Legionella bacteria most commonly infect the lungs, but they can spread to the heart and other organs, according to Mayo Clinic. Possible complications of a legionella bacteria infection include septic shock, respiratory failure and acute kidney failure, all of which are life-threatening. Treatment often must occur in a hospital, and the sooner it begins, the less likely severe complications occur. Severe legionella bacteria infections are most likely to occur in people with weakened immune systems, smokers, people with chronic lung disease and people over 50 years old.     

The legionella bacterium exists mainly in soil yet rarely infects anyone outdoors, explains Mayo Clinic. Indoors, it multiplies in water systems, including grocery store mist sprayers. Generally, the disease occurs more frequently in large buildings.

Early symptoms such as high fever, chills, headache and myalgia typically occur 2 to 10 days after exposure to legionella bacteria, according to Mayo Clinic. Within 24 to 48 hours after the onset of initial symptoms, patients usually experience symptoms such as cough, chest pain, confusion, nausea, diarrhea, vomiting, confusion and shortness of breath.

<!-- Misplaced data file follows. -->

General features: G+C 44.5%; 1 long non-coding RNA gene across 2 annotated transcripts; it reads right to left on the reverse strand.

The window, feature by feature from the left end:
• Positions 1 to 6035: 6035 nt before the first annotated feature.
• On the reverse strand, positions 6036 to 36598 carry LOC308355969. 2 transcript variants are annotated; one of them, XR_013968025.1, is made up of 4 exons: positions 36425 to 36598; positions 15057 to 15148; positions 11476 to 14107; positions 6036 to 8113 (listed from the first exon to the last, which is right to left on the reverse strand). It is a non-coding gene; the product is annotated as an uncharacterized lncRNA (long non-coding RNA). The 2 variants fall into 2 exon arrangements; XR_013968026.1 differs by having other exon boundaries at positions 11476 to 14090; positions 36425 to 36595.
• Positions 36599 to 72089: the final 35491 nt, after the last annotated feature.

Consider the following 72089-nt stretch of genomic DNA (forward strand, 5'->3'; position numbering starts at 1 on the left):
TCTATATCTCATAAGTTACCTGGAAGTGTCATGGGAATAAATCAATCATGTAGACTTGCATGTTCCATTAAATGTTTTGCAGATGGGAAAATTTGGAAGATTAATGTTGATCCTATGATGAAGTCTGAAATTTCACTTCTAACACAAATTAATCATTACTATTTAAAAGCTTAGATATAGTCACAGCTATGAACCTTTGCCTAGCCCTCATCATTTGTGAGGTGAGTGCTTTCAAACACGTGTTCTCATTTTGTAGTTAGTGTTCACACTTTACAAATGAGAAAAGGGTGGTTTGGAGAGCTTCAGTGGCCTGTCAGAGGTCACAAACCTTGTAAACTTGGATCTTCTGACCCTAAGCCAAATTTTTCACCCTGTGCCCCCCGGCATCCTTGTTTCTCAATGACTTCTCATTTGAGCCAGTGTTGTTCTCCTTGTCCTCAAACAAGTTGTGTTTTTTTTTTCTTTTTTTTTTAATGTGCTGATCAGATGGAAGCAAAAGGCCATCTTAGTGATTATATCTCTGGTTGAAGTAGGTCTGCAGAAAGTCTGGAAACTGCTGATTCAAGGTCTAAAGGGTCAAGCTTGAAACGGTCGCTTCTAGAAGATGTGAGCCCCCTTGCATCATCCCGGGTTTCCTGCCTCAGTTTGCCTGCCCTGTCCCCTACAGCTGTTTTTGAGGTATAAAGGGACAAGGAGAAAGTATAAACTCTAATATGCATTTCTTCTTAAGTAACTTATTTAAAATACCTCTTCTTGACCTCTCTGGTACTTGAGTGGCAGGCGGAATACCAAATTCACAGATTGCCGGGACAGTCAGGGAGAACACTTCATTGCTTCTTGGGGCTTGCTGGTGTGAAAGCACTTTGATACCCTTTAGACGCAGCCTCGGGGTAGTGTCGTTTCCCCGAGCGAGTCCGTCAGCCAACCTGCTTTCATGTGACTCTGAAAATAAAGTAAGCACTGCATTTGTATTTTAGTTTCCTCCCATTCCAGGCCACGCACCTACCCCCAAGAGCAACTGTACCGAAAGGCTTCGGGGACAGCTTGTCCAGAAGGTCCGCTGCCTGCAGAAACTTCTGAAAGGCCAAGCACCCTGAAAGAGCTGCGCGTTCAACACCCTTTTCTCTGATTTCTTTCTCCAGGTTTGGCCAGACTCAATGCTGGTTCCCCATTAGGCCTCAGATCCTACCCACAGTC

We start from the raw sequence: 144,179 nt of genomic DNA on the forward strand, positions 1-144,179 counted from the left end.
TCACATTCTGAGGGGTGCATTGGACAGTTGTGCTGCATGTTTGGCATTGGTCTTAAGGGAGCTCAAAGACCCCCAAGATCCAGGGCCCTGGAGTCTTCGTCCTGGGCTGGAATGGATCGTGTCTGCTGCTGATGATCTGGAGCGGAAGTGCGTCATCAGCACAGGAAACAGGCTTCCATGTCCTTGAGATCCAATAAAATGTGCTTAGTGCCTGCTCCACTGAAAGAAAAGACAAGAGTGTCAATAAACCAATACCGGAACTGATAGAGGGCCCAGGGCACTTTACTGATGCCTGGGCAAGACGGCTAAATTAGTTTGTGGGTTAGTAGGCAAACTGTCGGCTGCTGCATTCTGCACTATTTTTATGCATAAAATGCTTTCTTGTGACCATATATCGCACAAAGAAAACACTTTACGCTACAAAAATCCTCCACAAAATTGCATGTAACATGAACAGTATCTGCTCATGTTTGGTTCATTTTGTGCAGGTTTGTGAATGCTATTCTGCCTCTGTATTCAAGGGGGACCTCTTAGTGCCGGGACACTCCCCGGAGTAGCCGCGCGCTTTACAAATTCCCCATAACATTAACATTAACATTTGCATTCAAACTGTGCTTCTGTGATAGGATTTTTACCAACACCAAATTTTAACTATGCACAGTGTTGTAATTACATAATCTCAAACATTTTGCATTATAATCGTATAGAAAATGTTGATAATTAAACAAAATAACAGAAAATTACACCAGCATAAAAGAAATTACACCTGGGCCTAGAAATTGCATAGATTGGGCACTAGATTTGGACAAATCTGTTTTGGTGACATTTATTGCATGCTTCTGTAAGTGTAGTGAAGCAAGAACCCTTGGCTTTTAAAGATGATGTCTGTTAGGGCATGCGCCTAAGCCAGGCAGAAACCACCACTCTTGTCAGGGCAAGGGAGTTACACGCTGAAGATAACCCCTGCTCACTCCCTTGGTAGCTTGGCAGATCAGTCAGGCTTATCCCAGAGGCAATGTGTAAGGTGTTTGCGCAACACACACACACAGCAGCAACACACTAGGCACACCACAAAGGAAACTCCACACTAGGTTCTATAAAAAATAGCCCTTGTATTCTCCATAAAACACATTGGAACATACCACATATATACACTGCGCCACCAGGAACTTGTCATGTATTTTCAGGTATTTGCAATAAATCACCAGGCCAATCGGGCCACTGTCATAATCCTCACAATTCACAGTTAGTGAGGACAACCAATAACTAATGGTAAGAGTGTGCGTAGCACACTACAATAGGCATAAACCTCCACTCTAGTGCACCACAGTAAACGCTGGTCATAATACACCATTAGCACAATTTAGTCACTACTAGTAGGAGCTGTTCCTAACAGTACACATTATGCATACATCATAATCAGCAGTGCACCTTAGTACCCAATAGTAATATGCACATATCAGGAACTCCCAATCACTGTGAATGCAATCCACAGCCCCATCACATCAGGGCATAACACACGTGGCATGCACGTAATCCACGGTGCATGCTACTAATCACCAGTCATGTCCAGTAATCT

Legionella usually affects the lungs, but it may also infect wounds and the heart, according to Mayo Clinic. It is diagnosed via a urine antigen test or blood tests and treated with antibiotics. The disease can lead to complications such as septic shock or respiratory and kidney failure. Outbreaks are preventable if pools, spas and water systems are cleaned and disinfected properly.

Legionnaires’ disease is a form of pneumonia caused by the legionella bacterium. It is usually transmitted through inhalation of the bacteria in mist from air conditioning units, hot tubs and showers, according to MedlinePlus, but it typically cannot be contracted through direct contact with an infected person. Individuals who are older, smoke, have weakened immune systems or suffer from lung disease are more susceptible to the infection.

    What is Legionnaires' disease?       

Comments are closed.